The inevitable cascade then occurred.  Twice.  With one exception:  the Southern grid is not synchronized with the others and is linked via an HVDC line, providing that grid with a firewall against cascades in the other systems.

We also know that the system had a warning the day before.  On July 29 the Bina – Agra line had a “near miss” due to the same set of circumstances. 

Strategic Implications

Clearly there are several very obvious lessons learned here: never take a major line out of service during a peak power period; and protective technologies; operating limits are worthless if they are not engaged or ignored; and HVDC interconnections of asynchronous grids do, indeed, isolate grids from cascading disturbances.  More important, however, are the longer term implications.

Transmission investment and demand growth mismatch.  This issue is perhaps best highlighted with a comparison of India and China.  The two countries share some similarities: huge populations; high economic growth; and growing electricity demand.   India and China are in the process of building High Voltage DC lines to both link regional grids and to import large amounts of power that happen to be located in regions of low demand to the high demand areas.  But that’s where the similarities end.  See below.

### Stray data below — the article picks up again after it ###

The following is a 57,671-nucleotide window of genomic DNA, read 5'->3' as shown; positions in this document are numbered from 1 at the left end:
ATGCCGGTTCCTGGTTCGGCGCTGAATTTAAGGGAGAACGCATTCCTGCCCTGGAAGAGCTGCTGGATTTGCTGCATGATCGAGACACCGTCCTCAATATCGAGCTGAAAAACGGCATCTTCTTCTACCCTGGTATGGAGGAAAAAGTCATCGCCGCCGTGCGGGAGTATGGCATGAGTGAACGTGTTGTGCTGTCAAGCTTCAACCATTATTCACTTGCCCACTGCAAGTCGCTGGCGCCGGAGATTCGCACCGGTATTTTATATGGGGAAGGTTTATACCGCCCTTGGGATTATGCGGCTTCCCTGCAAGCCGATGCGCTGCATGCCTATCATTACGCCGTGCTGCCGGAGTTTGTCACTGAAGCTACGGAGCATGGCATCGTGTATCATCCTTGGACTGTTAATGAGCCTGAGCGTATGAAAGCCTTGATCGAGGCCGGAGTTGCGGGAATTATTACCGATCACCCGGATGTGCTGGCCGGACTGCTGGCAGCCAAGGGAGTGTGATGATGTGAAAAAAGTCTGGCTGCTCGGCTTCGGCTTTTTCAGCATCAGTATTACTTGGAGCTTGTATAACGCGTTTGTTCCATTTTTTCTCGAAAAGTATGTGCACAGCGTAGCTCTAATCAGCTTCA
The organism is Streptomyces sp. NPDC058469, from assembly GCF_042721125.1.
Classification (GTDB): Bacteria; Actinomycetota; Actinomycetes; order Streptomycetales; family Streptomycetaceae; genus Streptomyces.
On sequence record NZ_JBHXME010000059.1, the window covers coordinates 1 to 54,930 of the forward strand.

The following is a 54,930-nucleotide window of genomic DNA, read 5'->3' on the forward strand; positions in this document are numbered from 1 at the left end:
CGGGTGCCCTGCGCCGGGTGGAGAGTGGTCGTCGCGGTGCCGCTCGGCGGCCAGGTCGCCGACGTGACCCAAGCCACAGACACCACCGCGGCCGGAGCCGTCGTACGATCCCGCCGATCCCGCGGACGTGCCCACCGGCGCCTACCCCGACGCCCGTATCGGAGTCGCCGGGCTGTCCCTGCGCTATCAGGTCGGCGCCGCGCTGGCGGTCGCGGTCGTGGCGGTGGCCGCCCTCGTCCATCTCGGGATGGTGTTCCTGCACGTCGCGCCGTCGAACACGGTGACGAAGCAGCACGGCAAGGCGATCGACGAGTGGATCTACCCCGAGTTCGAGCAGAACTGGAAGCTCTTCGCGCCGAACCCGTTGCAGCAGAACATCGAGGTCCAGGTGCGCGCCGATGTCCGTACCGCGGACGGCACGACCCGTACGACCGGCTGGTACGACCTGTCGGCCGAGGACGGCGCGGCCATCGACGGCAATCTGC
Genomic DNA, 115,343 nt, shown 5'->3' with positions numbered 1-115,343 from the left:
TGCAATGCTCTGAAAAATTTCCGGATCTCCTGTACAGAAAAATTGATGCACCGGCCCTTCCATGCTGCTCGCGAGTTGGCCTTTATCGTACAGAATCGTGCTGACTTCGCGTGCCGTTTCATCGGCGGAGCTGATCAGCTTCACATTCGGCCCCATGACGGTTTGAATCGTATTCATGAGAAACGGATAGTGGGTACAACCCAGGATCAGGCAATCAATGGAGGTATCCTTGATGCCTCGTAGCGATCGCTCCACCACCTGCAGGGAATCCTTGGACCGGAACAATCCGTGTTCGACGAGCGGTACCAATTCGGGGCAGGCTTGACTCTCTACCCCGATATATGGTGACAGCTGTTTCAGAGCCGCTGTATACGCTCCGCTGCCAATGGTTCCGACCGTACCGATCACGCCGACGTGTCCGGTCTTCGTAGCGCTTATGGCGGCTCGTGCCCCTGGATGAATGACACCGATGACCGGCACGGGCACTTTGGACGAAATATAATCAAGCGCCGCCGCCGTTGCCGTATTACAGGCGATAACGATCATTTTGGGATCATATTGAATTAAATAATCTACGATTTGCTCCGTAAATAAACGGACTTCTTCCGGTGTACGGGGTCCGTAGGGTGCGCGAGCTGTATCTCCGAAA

Percent of population without access to electricity (WEO2011)



Population without access to electricity (WEO2011)

289 million

8 million

Forecasted growth in electricity demand, 2012 – 2020 (quads: IEO2011)



Forecasted annual growth in electricity demand, 2012 – 2020 (IEO2011)



Km of HVDC lines planned through 2020



Planned investment in HVDC lines through 2020

$ 9.4 billion

$ 84.2 billion

India’s planned investments in transmission do not seem to keep pace with its demand. 

Over reliance on central generation.  About 55% of Indian generation comes from coal fired thermal plants.  At present 87 GW of coal units are under construction and another 380 GW are in some stage of planning and permitting.

Status (through 2020)

# of Plants

Capacity, GW




Early Development



Advanced Development









Commission since 1/1/2010